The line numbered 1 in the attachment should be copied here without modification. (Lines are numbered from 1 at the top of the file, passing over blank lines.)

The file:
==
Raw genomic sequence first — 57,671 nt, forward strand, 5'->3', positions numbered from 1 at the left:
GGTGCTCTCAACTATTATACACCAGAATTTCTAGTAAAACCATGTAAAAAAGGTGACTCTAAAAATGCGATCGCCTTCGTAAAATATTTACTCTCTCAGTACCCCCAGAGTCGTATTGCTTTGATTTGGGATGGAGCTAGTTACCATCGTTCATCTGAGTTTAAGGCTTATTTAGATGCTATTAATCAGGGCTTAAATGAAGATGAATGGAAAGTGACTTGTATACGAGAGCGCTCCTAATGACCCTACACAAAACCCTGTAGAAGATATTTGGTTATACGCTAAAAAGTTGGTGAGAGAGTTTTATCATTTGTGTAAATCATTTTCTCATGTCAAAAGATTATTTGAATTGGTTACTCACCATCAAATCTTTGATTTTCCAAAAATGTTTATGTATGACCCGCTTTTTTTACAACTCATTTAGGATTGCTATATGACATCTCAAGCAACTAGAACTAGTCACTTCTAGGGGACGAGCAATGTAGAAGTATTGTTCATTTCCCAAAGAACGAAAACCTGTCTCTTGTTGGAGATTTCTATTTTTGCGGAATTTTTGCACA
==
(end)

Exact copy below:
Raw genomic sequence first — 57,671 nt, forward strand, 5'->3', positions numbered from 1 at the left: